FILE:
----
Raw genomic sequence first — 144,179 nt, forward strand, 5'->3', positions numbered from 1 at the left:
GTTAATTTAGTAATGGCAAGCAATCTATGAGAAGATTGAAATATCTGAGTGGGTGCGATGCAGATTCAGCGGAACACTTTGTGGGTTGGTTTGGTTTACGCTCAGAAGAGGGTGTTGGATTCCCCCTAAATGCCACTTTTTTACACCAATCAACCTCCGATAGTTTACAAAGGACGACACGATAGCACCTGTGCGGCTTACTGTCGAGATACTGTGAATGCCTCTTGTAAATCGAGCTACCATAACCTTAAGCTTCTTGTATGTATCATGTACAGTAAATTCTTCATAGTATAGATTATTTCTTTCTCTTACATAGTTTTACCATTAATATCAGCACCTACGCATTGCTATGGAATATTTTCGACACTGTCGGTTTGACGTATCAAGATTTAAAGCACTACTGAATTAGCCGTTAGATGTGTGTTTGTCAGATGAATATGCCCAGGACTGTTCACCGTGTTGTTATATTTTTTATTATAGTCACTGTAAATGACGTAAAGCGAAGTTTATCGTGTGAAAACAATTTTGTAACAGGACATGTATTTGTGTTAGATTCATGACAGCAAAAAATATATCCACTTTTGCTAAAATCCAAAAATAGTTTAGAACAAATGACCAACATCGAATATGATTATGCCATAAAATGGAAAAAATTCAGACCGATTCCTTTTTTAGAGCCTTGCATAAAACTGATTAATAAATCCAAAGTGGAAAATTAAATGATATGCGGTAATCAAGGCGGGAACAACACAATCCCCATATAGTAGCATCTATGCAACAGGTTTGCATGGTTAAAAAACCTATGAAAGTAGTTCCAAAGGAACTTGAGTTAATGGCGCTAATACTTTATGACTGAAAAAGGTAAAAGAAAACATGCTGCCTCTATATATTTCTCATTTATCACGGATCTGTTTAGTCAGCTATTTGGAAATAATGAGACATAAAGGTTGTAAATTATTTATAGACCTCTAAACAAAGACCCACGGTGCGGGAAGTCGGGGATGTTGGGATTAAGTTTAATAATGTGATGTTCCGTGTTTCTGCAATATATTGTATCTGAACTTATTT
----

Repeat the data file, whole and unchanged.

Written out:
Raw genomic sequence first — 144,179 nt, forward strand, 5'->3', positions numbered from 1 at the left:
GTTAATTTAGTAATGGCAAGCAATCTATGAGAAGATTGAAATATCTGAGTGGGTGCGATGCAGATTCAGCGGAACACTTTGTGGGTTGGTTTGGTTTACGCTCAGAAGAGGGTGTTGGATTCCCCCTAAATGCCACTTTTTTACACCAATCAACCTCCGATAGTTTACAAAGGACGACACGATAGCACCTGTGCGGCTTACTGTCGAGATACTGTGAATGCCTCTTGTAAATCGAGCTACCATAACCTTAAGCTTCTTGTATGTATCATGTACAGTAAATTCTTCATAGTATAGATTATTTCTTTCTCTTACATAGTTTTACCATTAATATCAGCACCTACGCATTGCTATGGAATATTTTCGACACTGTCGGTTTGACGTATCAAGATTTAAAGCACTACTGAATTAGCCGTTAGATGTGTGTTTGTCAGATGAATATGCCCAGGACTGTTCACCGTGTTGTTATATTTTTTATTATAGTCACTGTAAATGACGTAAAGCGAAGTTTATCGTGTGAAAACAATTTTGTAACAGGACATGTATTTGTGTTAGATTCATGACAGCAAAAAATATATCCACTTTTGCTAAAATCCAAAAATAGTTTAGAACAAATGACCAACATCGAATATGATTATGCCATAAAATGGAAAAAATTCAGACCGATTCCTTTTTTAGAGCCTTGCATAAAACTGATTAATAAATCCAAAGTGGAAAATTAAATGATATGCGGTAATCAAGGCGGGAACAACACAATCCCCATATAGTAGCATCTATGCAACAGGTTTGCATGGTTAAAAAACCTATGAAAGTAGTTCCAAAGGAACTTGAGTTAATGGCGCTAATACTTTATGACTGAAAAAGGTAAAAGAAAACATGCTGCCTCTATATATTTCTCATTTATCACGGATCTGTTTAGTCAGCTATTTGGAAATAATGAGACATAAAGGTTGTAAATTATTTATAGACCTCTAAACAAAGACCCACGGTGCGGGAAGTCGGGGATGTTGGGATTAAGTTTAATAATGTGATGTTCCGTGTTTCTGCAATATATTGTATCTGAACTTATTT